Reporting Poverty, Influencing Policy
Success Stories in Poverty and Communication
Tuesday 24th November, 2009 Marriot Hotel, Islamabad

Islamabad: Panos South Asia Pakistan organised a one day roundtable on Reporting Poverty, Influencing Policy in the Marriot Hotel, Islamabad which was attended by thirty representatives of prominent non-governmental organisations and media.

Ms Sahar Ali, Country representative PANOS, informed that over the last year PANOS Pakistan had carried out research into the communication and advocacy efforts of three Pakistani organisations that have striven to address the issue of poverty and deprivation by providing a platform for the poor to engage with the state/policy makers on the policies that impact their lives.

Mr Ziagham Khan, Research Consultant, presented a case study “Bringing the media mountain to Hazara Hillsides.” He highlighted the activities the NGO Omar Asghar Khan Foundation carried out in the 2005 earthquake. The second case study “Putting Mancher on the Map: Raising Voices for Lost Liveliloods at Manchar Lake” was presented by the country representative Panos Pakistan, Ms Sahar Ali, and the third case study “Unleashing a Barrage of Protests: Displacement and Resistance at Taunsa Barrage” was also put to the roundtable by Mr Zaigham Khan, Research Consultant.

Documentaries regarding the Mancchar Lake disaster and “Daring to Dream” on the Taunsa Barrage were also watched by participants. Ali Asghar Khan, Chairman OAK DF, Ms Zubeda Birwani, Manager Advocacy, ShirkatGah Sindh, Musthaq Gadhi, Academic and Activist, head of Hirac Trust besides other participants passed their comments. A Question and answer session was also conducted in which Bureau Chief Mehran, TV channel, Representative Asian Development Bank(ADB) and Action Aid along with other participants expressed their views. Country Representative PANOS Pakistan, Ms Sahar Ali, presented A SWOT Analysis. Afterwards a discussion on strengthening civil society organisations and the media was held.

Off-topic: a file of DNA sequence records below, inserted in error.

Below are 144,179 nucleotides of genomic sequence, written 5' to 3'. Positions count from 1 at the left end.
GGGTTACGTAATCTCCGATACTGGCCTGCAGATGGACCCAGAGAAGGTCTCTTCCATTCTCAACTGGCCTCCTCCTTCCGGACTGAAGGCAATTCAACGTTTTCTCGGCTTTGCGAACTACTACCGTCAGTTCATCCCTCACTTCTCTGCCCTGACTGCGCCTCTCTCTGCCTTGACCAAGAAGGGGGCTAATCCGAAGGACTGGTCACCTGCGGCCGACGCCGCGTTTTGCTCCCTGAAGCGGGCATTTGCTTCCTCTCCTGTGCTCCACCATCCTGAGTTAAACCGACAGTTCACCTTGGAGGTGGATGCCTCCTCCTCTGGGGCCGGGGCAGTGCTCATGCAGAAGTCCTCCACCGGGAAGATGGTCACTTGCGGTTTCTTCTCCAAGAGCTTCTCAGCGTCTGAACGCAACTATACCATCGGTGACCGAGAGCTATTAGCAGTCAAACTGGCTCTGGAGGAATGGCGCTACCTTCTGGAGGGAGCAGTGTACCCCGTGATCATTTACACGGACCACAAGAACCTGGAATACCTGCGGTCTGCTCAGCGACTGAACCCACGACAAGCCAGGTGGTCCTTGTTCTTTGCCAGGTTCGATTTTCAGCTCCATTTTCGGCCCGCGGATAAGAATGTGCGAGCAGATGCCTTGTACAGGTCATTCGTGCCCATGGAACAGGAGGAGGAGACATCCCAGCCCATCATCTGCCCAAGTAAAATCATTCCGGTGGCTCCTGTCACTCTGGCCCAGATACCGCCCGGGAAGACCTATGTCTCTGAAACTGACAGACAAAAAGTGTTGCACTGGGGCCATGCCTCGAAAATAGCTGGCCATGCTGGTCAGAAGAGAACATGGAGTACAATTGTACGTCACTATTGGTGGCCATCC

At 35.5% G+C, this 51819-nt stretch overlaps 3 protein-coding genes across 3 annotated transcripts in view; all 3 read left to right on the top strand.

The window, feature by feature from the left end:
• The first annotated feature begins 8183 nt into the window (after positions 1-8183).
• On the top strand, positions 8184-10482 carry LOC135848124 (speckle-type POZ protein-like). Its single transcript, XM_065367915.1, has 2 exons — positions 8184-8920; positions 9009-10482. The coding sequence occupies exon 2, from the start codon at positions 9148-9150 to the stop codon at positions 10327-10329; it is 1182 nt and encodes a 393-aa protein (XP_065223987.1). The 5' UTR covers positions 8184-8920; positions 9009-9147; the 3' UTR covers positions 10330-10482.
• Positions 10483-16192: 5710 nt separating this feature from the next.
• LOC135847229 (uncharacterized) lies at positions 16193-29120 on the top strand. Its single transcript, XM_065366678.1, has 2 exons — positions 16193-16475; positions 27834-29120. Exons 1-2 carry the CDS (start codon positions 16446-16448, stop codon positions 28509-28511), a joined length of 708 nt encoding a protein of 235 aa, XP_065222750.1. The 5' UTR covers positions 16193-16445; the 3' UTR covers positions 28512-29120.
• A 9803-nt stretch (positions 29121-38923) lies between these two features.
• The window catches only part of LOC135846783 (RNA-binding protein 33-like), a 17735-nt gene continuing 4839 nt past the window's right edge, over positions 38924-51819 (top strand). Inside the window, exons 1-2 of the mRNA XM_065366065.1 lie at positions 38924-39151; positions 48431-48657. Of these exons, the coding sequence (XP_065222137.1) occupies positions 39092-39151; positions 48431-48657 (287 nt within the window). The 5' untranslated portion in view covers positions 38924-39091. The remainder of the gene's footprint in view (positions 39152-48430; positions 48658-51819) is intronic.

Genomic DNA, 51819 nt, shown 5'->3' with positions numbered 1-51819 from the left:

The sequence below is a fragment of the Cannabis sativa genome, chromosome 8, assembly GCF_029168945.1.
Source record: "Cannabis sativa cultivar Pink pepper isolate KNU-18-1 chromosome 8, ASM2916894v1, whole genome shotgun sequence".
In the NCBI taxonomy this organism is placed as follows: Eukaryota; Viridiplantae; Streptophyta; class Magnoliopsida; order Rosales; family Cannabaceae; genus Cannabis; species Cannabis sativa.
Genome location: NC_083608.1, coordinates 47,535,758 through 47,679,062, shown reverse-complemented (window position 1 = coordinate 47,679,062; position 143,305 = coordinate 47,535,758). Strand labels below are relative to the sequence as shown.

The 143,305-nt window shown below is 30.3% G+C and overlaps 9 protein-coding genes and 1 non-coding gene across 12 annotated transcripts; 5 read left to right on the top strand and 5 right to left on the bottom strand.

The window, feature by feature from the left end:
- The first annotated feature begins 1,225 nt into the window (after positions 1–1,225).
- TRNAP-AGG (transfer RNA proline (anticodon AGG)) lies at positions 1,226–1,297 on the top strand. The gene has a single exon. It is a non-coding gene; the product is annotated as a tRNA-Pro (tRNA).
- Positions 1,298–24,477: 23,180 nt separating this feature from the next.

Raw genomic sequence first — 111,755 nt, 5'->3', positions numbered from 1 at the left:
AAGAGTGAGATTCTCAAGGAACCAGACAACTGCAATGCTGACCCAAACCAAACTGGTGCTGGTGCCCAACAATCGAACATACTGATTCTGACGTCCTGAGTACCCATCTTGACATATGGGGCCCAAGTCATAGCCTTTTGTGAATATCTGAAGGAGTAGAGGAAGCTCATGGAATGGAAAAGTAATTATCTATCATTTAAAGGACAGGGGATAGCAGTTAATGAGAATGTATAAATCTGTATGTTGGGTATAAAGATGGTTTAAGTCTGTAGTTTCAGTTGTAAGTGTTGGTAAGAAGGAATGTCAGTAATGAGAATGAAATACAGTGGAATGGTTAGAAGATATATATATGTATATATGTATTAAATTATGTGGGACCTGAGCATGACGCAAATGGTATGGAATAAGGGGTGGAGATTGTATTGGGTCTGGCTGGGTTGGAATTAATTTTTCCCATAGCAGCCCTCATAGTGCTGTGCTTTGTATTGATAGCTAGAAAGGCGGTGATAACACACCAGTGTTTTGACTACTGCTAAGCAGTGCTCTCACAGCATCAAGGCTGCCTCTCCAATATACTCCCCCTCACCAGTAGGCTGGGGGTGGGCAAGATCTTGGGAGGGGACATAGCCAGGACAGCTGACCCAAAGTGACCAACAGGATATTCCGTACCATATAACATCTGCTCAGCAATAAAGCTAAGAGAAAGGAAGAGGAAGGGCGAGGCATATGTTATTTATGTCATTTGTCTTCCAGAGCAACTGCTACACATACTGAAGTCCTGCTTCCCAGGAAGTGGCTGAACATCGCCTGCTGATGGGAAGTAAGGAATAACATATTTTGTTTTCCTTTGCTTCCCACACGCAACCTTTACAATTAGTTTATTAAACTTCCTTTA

The majority of NGOs office bearers complained that both print and electronic media are not covering their humanitarian assistance activities. They severely criticised the role of some anchor persons of independent TV channels, district correspondents, and urban based media.

The Director News GEO TV Channel, Mr Absar Alam, told the participants that the office of the director news is the most powerful in any news TV channel organisation. He asked the NGOs and CSOs to keep close liaison with directors news of independent TV Channels and anchor persons so their activities can be highlighted. It is the only way to get prominent TV coverage, he concluded.

The President Rural Media Network Pakistan (RMNP) Ehsan Ahmed Sehar told the participants that district correspondents are the backbone of the media industry in Pakistan, but no media house has yet paid attention to capacity building of the district correspondents who represent 65% of the populace of the country. He said that 99% of district correspondents are not paid or poorly paid, but despite it they were reporting to both print and electronic media in Pakistan. He said that print and electronic media in Pakistan is based in major cities but the district correspondent released a large number of breaking news stories.

Citing the example of the Mukhar Mai gang rape incident, he said this story was first reported by a rural correspondent based in Jatoi, District Muzzafar Garh, South Punjab and published in a regional newspaper Naya Daur Multan. Afterwards it was picked up by the international newsagency AFP and received extensive coverage in both national and international media. Now gang rape victim Mukhtar Mai is one of the torch bearers of women’s rights in rural Pakistan and her NGO Mukhtar Mai Welfare organisation is also beneficiary of NED with OAK DF.

The President of RMNP underlined the need for capacity building of district correspondents and urged NGOs and CSOs to collaborate with national and regional media organisations so training programmes for rural female journalists can be launched. He stated that an unfortunate aspect of Pakistani journalism is that there were many distinguished women journalists in cities but none in rural areas. He added that rural societies are highly segregated and the lack of women journalists meant that media did not properly cover a large segment of rural life.



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